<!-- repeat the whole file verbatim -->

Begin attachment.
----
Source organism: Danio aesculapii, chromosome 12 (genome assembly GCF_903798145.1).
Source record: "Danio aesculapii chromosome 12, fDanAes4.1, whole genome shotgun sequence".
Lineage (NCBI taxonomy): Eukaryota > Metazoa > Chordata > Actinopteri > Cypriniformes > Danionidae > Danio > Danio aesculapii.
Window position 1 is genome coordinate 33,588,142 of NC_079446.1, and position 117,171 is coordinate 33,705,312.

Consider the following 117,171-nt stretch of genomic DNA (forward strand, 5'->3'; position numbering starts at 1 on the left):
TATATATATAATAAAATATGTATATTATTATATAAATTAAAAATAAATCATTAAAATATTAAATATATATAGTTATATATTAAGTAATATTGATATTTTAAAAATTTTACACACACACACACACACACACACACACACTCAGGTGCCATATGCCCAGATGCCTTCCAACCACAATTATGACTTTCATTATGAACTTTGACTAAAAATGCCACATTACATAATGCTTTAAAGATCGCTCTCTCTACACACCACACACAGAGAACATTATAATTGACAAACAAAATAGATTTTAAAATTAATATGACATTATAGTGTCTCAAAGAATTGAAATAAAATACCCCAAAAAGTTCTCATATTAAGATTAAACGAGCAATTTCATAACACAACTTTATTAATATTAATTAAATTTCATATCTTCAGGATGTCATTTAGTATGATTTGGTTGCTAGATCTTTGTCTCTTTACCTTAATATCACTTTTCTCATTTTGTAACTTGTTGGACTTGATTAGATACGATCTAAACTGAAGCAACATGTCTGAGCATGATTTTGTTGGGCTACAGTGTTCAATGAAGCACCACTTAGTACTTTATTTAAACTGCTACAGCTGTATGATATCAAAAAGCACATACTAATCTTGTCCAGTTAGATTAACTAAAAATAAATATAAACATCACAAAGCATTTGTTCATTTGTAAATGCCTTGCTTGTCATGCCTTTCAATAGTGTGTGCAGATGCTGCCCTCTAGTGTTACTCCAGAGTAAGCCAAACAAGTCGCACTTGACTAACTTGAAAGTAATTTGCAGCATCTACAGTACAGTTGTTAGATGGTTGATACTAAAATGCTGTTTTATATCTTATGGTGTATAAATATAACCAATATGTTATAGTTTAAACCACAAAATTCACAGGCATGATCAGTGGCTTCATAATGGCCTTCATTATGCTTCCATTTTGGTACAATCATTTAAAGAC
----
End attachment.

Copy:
Source organism: Danio aesculapii, chromosome 12 (genome assembly GCF_903798145.1).
Source record: "Danio aesculapii chromosome 12, fDanAes4.1, whole genome shotgun sequence".
Lineage (NCBI taxonomy): Eukaryota > Metazoa > Chordata > Actinopteri > Cypriniformes > Danionidae > Danio > Danio aesculapii.
Window position 1 is genome coordinate 33,588,142 of NC_079446.1, and position 117,171 is coordinate 33,705,312.

Consider the following 117,171-nt stretch of genomic DNA (forward strand, 5'->3'; position numbering starts at 1 on the left):
TATATATATAATAAAATATGTATATTATTATATAAATTAAAAATAAATCATTAAAATATTAAATATATATAGTTATATATTAAGTAATATTGATATTTTAAAAATTTTACACACACACACACACACACACACACACACTCAGGTGCCATATGCCCAGATGCCTTCCAACCACAATTATGACTTTCATTATGAACTTTGACTAAAAATGCCACATTACATAATGCTTTAAAGATCGCTCTCTCTACACACCACACACAGAGAACATTATAATTGACAAACAAAATAGATTTTAAAATTAATATGACATTATAGTGTCTCAAAGAATTGAAATAAAATACCCCAAAAAGTTCTCATATTAAGATTAAACGAGCAATTTCATAACACAACTTTATTAATATTAATTAAATTTCATATCTTCAGGATGTCATTTAGTATGATTTGGTTGCTAGATCTTTGTCTCTTTACCTTAATATCACTTTTCTCATTTTGTAACTTGTTGGACTTGATTAGATACGATCTAAACTGAAGCAACATGTCTGAGCATGATTTTGTTGGGCTACAGTGTTCAATGAAGCACCACTTAGTACTTTATTTAAACTGCTACAGCTGTATGATATCAAAAAGCACATACTAATCTTGTCCAGTTAGATTAACTAAAAATAAATATAAACATCACAAAGCATTTGTTCATTTGTAAATGCCTTGCTTGTCATGCCTTTCAATAGTGTGTGCAGATGCTGCCCTCTAGTGTTACTCCAGAGTAAGCCAAACAAGTCGCACTTGACTAACTTGAAAGTAATTTGCAGCATCTACAGTACAGTTGTTAGATGGTTGATACTAAAATGCTGTTTTATATCTTATGGTGTATAAATATAACCAATATGTTATAGTTTAAACCACAAAATTCACAGGCATGATCAGTGGCTTCATAATGGCCTTCATTATGCTTCCATTTTGGTACAATCATTTAAAGAC